Gorlim kneels on the stone floor, flesh hanging off his back in red ribbons; he fixes his gaze on the ground, bearing the death already upon him in silence. For now. Shame clings to him like a burgundy aura, but after some time it disappears, replaced by wretched, undignified sobs and the name Eilinel piercing the air at intervals like a comet. He's given me everything for nothing in return. Won't Melkor be delighted?
For I watch the man in the stone, and I watch him die three Ages ago, and I begin to see my own broken fána at the Bauglir's mercy afterward. He stood above me, smiling just like the Maia in the stone, who is his shadow. My Master loves anything mangled. And oh, how mangled is the Maia grinning over Gorlim.
The Master's voice at once resounds in my mind: "I'll twist you until you look like me." Gorlim and me - each coerced down the path to the dark, feeling the cost in our bodies, feeling the poison in our hearts.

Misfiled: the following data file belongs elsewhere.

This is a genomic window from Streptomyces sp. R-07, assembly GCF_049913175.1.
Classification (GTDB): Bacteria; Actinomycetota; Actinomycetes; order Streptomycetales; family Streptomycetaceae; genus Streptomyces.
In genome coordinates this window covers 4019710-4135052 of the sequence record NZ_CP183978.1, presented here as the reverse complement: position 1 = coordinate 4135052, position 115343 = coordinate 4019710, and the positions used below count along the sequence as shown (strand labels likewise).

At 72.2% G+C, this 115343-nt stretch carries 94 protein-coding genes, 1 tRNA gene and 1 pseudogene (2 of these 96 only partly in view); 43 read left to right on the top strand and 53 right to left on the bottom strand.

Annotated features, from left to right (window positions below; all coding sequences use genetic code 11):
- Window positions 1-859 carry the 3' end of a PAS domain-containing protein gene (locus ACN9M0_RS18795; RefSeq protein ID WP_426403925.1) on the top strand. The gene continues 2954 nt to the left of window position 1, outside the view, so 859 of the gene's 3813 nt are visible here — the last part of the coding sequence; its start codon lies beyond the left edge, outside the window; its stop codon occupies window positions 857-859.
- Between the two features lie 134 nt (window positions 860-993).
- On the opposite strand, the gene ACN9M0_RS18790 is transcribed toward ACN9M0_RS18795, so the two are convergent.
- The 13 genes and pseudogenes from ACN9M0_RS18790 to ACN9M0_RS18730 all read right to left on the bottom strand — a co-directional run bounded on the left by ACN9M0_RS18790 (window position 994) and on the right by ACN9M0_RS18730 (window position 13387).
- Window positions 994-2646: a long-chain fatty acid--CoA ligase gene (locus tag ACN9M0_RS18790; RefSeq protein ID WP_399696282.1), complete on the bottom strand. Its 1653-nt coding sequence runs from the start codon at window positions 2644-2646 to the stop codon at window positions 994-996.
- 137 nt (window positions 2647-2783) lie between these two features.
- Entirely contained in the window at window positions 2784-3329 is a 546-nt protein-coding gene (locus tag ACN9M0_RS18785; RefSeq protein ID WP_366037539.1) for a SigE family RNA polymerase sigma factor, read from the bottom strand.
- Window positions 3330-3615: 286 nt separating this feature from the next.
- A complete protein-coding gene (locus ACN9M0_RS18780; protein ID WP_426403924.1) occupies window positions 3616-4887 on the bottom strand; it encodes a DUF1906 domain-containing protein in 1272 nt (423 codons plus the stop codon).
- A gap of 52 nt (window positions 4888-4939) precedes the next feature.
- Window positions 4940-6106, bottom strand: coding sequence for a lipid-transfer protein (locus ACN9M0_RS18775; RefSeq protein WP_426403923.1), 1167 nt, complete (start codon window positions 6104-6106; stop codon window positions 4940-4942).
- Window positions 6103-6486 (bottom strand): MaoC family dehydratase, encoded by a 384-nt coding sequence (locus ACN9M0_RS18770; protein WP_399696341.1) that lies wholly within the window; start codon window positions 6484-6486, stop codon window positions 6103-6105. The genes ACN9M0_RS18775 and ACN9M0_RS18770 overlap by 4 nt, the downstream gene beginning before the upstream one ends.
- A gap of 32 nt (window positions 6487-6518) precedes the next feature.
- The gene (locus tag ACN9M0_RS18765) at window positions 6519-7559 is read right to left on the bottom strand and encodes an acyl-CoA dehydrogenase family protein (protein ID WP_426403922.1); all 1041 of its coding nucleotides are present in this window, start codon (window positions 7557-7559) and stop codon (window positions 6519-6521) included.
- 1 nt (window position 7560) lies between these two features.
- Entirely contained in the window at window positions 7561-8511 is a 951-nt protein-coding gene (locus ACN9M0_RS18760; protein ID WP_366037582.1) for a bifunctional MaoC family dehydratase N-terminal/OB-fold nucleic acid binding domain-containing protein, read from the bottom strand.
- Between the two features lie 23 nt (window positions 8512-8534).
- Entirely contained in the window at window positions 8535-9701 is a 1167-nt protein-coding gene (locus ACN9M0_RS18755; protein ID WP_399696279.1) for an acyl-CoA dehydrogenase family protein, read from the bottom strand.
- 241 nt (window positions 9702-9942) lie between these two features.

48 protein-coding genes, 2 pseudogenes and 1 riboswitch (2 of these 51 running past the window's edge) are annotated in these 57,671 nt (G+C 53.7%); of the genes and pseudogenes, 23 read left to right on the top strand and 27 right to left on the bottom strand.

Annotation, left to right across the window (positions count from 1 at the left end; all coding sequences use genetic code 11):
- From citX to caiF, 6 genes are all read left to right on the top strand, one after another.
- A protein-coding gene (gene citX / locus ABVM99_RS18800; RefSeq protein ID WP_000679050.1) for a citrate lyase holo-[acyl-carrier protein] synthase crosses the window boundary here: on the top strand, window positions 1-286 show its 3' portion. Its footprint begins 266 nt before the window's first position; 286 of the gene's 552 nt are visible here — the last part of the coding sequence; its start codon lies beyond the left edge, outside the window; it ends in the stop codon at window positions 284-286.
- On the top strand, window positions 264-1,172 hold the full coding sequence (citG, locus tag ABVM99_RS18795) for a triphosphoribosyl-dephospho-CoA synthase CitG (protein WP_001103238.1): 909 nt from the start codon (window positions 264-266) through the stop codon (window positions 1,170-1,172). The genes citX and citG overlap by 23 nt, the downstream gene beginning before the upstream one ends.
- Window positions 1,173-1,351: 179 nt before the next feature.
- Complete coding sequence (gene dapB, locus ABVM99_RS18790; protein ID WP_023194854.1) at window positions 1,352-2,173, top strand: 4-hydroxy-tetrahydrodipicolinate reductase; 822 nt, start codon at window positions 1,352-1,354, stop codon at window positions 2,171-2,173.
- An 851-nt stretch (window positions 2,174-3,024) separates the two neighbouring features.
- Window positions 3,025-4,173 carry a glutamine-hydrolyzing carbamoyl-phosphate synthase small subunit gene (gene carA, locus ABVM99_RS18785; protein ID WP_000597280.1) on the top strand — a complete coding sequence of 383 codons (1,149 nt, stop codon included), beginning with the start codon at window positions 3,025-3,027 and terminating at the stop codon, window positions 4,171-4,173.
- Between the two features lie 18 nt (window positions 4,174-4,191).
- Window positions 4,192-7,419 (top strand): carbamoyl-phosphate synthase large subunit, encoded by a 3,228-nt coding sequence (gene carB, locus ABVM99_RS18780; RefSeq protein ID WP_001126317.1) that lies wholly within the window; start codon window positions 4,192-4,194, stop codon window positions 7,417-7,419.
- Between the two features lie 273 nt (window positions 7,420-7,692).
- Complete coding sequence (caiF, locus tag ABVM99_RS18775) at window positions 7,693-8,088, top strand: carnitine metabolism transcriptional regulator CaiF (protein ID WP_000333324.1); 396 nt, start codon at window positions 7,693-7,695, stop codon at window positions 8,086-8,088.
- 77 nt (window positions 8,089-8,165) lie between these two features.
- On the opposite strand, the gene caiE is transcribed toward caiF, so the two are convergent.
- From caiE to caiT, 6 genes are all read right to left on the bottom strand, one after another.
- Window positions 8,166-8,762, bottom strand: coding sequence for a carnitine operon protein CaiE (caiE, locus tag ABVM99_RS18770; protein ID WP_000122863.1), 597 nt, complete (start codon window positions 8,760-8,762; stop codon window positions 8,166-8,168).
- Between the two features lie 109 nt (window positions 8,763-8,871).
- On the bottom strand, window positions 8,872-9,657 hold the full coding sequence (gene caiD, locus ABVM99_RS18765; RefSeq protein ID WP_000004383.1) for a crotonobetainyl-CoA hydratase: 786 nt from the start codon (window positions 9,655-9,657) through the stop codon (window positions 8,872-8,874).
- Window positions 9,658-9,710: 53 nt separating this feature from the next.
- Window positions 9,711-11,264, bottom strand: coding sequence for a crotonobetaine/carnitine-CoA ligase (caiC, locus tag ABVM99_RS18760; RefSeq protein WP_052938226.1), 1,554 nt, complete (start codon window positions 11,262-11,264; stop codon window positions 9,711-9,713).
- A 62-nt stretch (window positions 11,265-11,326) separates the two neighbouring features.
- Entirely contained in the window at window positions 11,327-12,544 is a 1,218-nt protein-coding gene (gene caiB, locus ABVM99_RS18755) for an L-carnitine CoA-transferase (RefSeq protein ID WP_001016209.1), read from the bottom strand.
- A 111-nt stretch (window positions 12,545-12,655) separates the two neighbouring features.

"Stop it." My voice is feeble, disintegrating. "Stop it."
The palantír slips, and I feel Narsil's resurrection sawing at our link, prying open the narrow space between my mind and the pictures in the stone. Too much weakness - I've faltered and given him a foothold. The stone falls from my psychic grasp, and I scramble to catch it, reeling like Gorlim. I cling to it, force my power over it like a bridle, and stab the sword back toward my rival. Quickly, quickly. And I'll try to be strong.
I blot the glass with smoke and raise up Morgoth's temple: obsidian walls, tarnished dome. Númenor kneels before the altar, and I am securing the sacrifice's bonds. My rival perhaps won't notice how I don't look down to meet its eyes. My words are what ought rivet him - before I make a martyr.